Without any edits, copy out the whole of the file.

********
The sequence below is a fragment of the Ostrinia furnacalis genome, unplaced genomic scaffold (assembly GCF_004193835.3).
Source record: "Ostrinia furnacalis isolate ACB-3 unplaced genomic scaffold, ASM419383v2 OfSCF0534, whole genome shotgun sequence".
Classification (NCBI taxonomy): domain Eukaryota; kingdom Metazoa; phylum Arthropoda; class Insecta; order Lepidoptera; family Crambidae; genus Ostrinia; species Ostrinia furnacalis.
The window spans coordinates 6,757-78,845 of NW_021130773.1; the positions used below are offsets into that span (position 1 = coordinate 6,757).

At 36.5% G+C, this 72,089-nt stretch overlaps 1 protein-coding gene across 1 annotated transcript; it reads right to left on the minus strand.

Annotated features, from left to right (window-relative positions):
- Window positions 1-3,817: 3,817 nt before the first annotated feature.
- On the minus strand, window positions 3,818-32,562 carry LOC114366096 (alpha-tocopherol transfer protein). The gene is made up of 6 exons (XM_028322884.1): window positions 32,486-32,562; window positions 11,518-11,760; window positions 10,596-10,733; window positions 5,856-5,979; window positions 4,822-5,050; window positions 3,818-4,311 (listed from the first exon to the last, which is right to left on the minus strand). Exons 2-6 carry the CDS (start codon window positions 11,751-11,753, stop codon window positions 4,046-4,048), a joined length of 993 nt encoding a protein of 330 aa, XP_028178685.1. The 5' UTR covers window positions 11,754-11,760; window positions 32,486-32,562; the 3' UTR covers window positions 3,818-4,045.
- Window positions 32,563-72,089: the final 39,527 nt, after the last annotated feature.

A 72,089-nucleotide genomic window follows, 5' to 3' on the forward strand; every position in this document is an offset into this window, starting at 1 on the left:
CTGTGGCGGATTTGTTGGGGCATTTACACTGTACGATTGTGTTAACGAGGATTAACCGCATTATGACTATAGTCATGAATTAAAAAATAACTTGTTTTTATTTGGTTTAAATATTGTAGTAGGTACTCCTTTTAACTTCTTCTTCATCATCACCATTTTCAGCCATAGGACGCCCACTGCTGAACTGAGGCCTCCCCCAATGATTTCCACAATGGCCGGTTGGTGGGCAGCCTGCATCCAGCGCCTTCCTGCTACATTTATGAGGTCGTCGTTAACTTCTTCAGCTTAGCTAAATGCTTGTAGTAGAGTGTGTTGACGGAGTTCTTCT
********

The sequence below is a fragment of the Ostrinia furnacalis genome, unplaced genomic scaffold (assembly GCF_004193835.3).
Source record: "Ostrinia furnacalis isolate ACB-3 unplaced genomic scaffold, ASM419383v2 OfSCF0534, whole genome shotgun sequence".
Classification (NCBI taxonomy): domain Eukaryota; kingdom Metazoa; phylum Arthropoda; class Insecta; order Lepidoptera; family Crambidae; genus Ostrinia; species Ostrinia furnacalis.
The window spans coordinates 6,757-78,845 of NW_021130773.1; the positions used below are offsets into that span (position 1 = coordinate 6,757).

At 36.5% G+C, this 72,089-nt stretch overlaps 1 protein-coding gene across 1 annotated transcript; it reads right to left on the minus strand.

Annotated features, from left to right (window-relative positions):
- Window positions 1-3,817: 3,817 nt before the first annotated feature.
- On the minus strand, window positions 3,818-32,562 carry LOC114366096 (alpha-tocopherol transfer protein). The gene is made up of 6 exons (XM_028322884.1): window positions 32,486-32,562; window positions 11,518-11,760; window positions 10,596-10,733; window positions 5,856-5,979; window positions 4,822-5,050; window positions 3,818-4,311 (listed from the first exon to the last, which is right to left on the minus strand). Exons 2-6 carry the CDS (start codon window positions 11,751-11,753, stop codon window positions 4,046-4,048), a joined length of 993 nt encoding a protein of 330 aa, XP_028178685.1. The 5' UTR covers window positions 11,754-11,760; window positions 32,486-32,562; the 3' UTR covers window positions 3,818-4,045.
- Window positions 32,563-72,089: the final 39,527 nt, after the last annotated feature.

A 72,089-nucleotide genomic window follows, 5' to 3' on the forward strand; every position in this document is an offset into this window, starting at 1 on the left:
CTGTGGCGGATTTGTTGGGGCATTTACACTGTACGATTGTGTTAACGAGGATTAACCGCATTATGACTATAGTCATGAATTAAAAAATAACTTGTTTTTATTTGGTTTAAATATTGTAGTAGGTACTCCTTTTAACTTCTTCTTCATCATCACCATTTTCAGCCATAGGACGCCCACTGCTGAACTGAGGCCTCCCCCAATGATTTCCACAATGGCCGGTTGGTGGGCAGCCTGCATCCAGCGCCTTCCTGCTACATTTATGAGGTCGTCGTTAACTTCTTCAGCTTAGCTAAATGCTTGTAGTAGAGTGTGTTGACGGAGTTCTTCT